Simple Politics and Computing

Wednesday, December 07, 2005

DRM: An Interview

A friend of mine in my high school requested an interview about DRM for a paper he was doing. I am reposting it with his permission. (Thanks Patrick!) Also, I have cleaned up the grammar and such before posting.

(20:26:56) Patrick: Is Sony leading the DRM movement?
(20:28:59) Just One Trip: No, Sony's not leading it. The RIAA (Recording Industry Assoc. of America), of which Sony is a member, is the biggest proponent. Several of the record labels in the RIAA have been attempting to use DRM to protect online music and CDs from piracy, but no method has worked. Sony just happens to be the player that botched DRM so bad that now many people who didn't know about it before do now, and have a negative view of it.
(20:29:47) Patrick: Ah.
(20:30:25) Patrick: In what way would the common music CD be affected by DRMs?
(20:32:56) Just One Trip: Well, the idea is that people do what is called 'casual piracy.' In essence, it is people buying CDs and then making copies for their friends. DRM on CDs was introduced in an effort to try to prevent this. In the process, DRMed CDs do not meet the specifications Phillips requires to be able to use the 'CD Audio' logo, so the lack of this logo is a giveaway that a CD contains it. DRM often installs a poorly-designed player into the Windows operating system and makes it so that only protected music files can be listened to on your computer, but these files are often of poor quality, and the software is often buggy and can make systems unstable and more likely to crash.
(20:33:10) Just One Trip: Not that that's the intention, it's an unintended side-effect.
(20:35:15) Patrick: How would the DRM know if it was on the buyer's computer or a friends?
(20:35:20) Patrick: Internet registration?
(20:35:28) Just One Trip: Huh?
(20:35:38) Just One Trip: I don't think you follow, let me explain how DRM works.
(20:38:11) Patrick: Okay.
(20:38:29) Just One Trip: In the case of CDs, when the CD is put in the computer, the Windows operating system uses the 'autorun' file and automatically installs the program onto the system, in order to prevent copying. Most DRM methods make their presence known and run in the background to try to prevent copying. The problem with Sony was that they took it a step further and decided to hide the software with what's known as a rootkit. A rootkit essentially modifies the way the operating system works; in this case, the operating system automatically hides any files that began with '$sys$.' While it may seem benign, what happens when a virus gets in that starts with that string? All of a sudden, the virus scan can't detect it because Windows is hiding it due to the rootkit.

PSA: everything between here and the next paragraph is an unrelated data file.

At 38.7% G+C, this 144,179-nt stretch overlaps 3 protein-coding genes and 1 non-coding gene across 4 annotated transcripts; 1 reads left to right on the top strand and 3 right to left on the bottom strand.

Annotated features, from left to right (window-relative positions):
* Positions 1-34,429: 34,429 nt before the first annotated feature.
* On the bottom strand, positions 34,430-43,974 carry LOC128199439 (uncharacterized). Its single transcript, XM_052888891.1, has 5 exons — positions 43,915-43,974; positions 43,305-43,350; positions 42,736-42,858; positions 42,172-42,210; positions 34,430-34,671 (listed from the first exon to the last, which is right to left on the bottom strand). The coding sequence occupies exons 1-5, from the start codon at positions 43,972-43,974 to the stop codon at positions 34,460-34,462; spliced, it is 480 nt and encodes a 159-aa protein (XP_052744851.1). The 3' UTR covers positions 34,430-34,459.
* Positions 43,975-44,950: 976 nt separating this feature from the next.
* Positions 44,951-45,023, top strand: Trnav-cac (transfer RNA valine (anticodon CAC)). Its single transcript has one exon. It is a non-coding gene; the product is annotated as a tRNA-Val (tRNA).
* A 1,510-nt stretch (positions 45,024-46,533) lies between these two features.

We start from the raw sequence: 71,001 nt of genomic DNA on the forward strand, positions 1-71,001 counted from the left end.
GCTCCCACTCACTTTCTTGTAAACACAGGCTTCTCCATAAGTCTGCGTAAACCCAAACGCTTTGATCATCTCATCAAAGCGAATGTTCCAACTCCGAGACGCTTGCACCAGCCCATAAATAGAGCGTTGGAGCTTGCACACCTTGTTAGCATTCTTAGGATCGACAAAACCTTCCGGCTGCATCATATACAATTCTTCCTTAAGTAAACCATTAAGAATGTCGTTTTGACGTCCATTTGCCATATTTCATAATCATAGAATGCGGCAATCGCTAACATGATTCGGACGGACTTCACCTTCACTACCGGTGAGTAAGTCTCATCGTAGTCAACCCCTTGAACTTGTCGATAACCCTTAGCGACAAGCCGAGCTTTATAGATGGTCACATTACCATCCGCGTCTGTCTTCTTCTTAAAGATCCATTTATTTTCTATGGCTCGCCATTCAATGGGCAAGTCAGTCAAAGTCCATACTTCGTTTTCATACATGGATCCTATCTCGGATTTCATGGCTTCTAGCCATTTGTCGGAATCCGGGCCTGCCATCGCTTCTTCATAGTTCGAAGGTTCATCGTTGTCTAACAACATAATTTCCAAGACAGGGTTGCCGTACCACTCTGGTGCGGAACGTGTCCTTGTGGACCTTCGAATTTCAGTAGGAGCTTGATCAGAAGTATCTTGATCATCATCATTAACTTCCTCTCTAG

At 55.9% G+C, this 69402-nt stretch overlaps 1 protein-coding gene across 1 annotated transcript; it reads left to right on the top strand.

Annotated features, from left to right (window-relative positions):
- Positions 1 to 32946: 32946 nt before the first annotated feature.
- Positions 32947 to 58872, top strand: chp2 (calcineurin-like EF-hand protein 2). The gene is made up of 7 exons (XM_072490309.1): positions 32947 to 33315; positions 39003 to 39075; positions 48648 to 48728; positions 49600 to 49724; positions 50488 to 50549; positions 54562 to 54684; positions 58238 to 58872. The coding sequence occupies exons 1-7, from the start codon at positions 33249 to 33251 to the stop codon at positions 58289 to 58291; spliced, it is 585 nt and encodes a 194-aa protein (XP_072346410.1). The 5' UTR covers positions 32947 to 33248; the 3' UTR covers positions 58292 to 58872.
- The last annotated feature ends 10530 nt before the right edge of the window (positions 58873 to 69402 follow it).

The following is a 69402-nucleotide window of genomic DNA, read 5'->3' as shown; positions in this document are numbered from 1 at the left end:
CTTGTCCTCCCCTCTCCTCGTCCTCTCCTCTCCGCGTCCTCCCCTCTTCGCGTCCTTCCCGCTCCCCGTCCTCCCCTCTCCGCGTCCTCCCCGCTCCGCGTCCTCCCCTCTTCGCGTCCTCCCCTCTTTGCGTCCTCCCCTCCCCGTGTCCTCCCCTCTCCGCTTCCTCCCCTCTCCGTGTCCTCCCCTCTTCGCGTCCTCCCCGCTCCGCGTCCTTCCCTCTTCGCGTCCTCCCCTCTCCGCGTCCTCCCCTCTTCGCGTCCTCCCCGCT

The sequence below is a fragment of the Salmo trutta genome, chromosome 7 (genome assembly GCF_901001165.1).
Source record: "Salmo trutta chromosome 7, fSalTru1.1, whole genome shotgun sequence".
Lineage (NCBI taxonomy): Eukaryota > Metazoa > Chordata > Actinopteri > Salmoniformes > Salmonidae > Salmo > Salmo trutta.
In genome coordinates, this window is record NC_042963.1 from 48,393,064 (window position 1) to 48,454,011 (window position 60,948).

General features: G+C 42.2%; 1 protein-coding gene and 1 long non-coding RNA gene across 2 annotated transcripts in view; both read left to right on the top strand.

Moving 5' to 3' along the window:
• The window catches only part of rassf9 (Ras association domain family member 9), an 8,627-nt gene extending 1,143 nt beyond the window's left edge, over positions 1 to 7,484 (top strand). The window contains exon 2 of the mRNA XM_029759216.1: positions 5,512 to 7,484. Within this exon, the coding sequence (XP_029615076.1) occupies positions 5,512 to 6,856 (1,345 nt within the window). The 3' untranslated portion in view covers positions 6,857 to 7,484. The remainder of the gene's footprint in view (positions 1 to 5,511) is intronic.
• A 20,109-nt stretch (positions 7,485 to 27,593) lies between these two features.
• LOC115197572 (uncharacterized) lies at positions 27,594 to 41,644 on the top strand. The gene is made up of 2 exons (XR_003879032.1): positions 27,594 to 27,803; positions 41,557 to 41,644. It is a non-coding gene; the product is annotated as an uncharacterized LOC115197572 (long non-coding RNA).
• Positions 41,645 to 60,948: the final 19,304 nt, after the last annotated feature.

(20:39:39) Patrick: Okay, but what would prevent someone from just loaning the CD to a friend?
(20:39:47) Just One Trip: Nothing.
(20:40:03) Just One Trip: The goal is not to prevent people from loaning CDs.
(20:40:12) Just One Trip: The goal is to prevent illegal COPYING of CDs.
(20:40:18) Patrick: I see.
(20:40:43) Just One Trip: If you loan it to a friend and you cannot make copies, then you are without that CD until you get it back.
(20:40:57) Patrick: Right
(20:41:15) Just One Trip: And the music industry is okay with that, because it encourages people to buy more CDs.
(20:41:32) Patrick: Does the copyright protection affect imaging programs (i.e. Alcohol 120)?
(20:41:45) Just One Trip: I have never heard of Alcohol 120, what is it?
(20:42:31) Patrick: It's a great program that allows the user to create a CD image, which is a CD burned to the hard drive to replace the CD.
(20:42:35) Patrick: I use it for games.
(20:43:44) Just One Trip: Ah, well, the DRM does not prevent that. But if you try to run your CD image that you created, you will wind up with the DRM installed, unless your program disables Autorun.
(20:44:32) Patrick: That sucks.
(20:44:39) Just One Trip: I know.
(20:44:51) Just One Trip: But that's the good part about current DRM schemes.
(20:45:59) Just One Trip: If you know how to disable autorun (Windows does not make it easy), you are safe from the schemes so long as you do not run the program manually. Further, if you use the Mac OS or Linux or any operating system besides Windows, you are safe from DRM, as it is only made for the Windows operating system at this time.
(20:46:33) Patrick: Yeah.
(20:46:37) Patrick: I hate autorun.
(20:46:49) Just One Trip: It can be disabled, if you can find the right registry keys
(20:46:53) Patrick: Yeah.
(20:46:59) Patrick: Oh well.
(20:47:14) Patrick: Are there any DRM plans for video games?